• 1914, C[hauncey] H[ugh] Stigand, “The Commencement of Administration”, in Administration in Tropical Africa, London: Constable & Company, OCLC 6997221, page 36:
      As regards food for police, it is much more satisfactory, in a new district, to have them fed by Government and not given money or trade goods in lieu of rations, as is often done. If they are allowed to buy their own food from the natives they will impose on the raw savage, and frequently abuse their authority by making extortionate demands under threat of punishment.
    • 2006, Colin Thubron, “The Capital”, in Shadow of the Silk Road, London: Chatto & Windus, →ISBN, page 20:
      The moneylenders – sometimes so extortionate that people pledged their slaves and sacred relics – were Uighurs from the west.
    • 2014, Matthew H[enry] Kramer, “Introduction II: What is Torture?”, in Torture and Moral Integrity: A Philosophical Inquiry, Oxford, Oxforshire: Oxford University Press, →ISBN, section 2.2.4 (Extortionate Torture), page 68:
      Interrogational torture of the sort envisaged in the last paragraph—where P's close relatives are subject to brutal mistreatment to impel P to disclose some desired information—is itself a specimen of extortionate torture.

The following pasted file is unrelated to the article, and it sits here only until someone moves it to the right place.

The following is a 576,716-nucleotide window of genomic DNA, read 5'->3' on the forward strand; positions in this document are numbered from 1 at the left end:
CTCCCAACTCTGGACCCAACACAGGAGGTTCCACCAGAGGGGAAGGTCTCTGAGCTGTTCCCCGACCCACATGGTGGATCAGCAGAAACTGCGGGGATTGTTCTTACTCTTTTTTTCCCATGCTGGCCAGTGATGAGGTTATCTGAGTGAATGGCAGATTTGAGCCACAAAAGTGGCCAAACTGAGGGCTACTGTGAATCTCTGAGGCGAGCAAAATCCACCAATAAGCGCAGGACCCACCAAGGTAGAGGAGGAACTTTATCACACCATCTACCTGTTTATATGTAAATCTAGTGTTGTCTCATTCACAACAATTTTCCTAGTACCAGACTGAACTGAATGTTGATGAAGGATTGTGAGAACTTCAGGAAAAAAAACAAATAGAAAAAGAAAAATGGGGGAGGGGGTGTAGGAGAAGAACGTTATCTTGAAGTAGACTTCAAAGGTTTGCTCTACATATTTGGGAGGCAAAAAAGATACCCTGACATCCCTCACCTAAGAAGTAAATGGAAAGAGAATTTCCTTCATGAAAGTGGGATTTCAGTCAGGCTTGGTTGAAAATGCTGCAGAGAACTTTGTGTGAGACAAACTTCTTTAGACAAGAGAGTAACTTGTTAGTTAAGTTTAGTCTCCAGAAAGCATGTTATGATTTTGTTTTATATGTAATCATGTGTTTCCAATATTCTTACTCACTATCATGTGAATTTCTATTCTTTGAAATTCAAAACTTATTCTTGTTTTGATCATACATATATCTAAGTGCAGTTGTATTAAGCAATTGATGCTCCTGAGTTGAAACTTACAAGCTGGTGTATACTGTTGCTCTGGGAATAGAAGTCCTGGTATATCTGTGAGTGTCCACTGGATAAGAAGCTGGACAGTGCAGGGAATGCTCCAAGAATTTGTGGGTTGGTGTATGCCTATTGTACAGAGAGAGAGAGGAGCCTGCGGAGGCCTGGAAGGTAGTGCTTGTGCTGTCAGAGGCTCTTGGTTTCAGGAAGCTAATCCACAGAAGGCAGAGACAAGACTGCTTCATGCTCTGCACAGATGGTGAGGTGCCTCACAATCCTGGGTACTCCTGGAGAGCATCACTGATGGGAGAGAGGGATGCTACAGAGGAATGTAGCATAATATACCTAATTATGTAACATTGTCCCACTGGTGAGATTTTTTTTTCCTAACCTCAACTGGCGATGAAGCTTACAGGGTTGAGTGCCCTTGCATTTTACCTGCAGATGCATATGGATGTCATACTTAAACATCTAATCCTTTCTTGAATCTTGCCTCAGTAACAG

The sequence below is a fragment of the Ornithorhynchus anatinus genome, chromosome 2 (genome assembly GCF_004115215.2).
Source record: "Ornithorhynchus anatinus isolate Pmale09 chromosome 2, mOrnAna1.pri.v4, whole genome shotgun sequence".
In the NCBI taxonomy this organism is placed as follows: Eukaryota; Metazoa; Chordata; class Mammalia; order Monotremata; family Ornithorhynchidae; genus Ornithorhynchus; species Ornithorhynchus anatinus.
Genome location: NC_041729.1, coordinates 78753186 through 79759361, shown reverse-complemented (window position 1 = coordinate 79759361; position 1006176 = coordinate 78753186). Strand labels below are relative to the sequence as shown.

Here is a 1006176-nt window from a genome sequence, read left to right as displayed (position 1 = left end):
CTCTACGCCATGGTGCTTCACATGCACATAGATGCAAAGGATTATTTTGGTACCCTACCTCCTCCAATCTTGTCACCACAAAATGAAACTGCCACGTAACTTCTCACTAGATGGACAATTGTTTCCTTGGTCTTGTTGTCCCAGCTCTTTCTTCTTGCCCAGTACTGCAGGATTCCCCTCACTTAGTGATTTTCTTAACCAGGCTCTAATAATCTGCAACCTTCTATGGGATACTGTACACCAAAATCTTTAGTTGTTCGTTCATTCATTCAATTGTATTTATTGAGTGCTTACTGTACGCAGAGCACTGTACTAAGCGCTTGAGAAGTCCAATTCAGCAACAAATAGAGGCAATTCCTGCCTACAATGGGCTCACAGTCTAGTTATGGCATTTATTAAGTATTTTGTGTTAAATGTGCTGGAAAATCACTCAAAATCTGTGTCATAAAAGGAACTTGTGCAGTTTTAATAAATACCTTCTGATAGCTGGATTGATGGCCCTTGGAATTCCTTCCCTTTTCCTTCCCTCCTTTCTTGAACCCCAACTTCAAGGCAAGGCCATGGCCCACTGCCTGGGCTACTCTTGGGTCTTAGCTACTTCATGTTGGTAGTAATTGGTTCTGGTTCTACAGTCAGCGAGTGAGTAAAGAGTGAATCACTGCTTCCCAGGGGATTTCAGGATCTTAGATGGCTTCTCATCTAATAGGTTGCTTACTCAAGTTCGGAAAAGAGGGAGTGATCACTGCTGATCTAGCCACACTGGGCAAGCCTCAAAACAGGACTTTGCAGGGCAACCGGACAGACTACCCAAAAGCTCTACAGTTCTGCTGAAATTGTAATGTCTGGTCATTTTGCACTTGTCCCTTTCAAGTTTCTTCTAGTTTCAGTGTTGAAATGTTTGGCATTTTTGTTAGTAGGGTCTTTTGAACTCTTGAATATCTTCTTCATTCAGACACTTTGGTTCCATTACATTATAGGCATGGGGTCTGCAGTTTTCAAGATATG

2. Greatly exceeding what is moderate or reasonable; exorbitant.
    Synonyms: (rare) extortionable, (obsolete) extortious
    Antonyms: modest, unextortionate
    • 1797, J. Mathews, “Respecting the Acres”, in Remarks on the Cause and Progress of the Scarcity and Dearness of Cattle, Swine Cheese, &. &. [], London: [] M. Ritchie; [s]old by N. Scarlett, [], OCLC 1179504160, page 197:
      [Y]ou get from farms ſo occupied, houſe lamb, veal, graſs lamb, a little mutton, and leſs beef, whilſt for either article ſeparately, or jointly, you are worked up to pay prices, not leſt than extortionate; []
    • 1853 January, Currer Bell [pseudonym; Charlotte Brontë], “Faubourg Clotilde”, in Villette. [], volume III, London: Smith, Elder & Co., [], OCLC 81622575, page 337:
      [] I have the satisfaction to think you are in good hands; M. Miret will not be extortionate: the first year's rent you already have in your savings; afterwards Miss Lucy must trust God, and herself.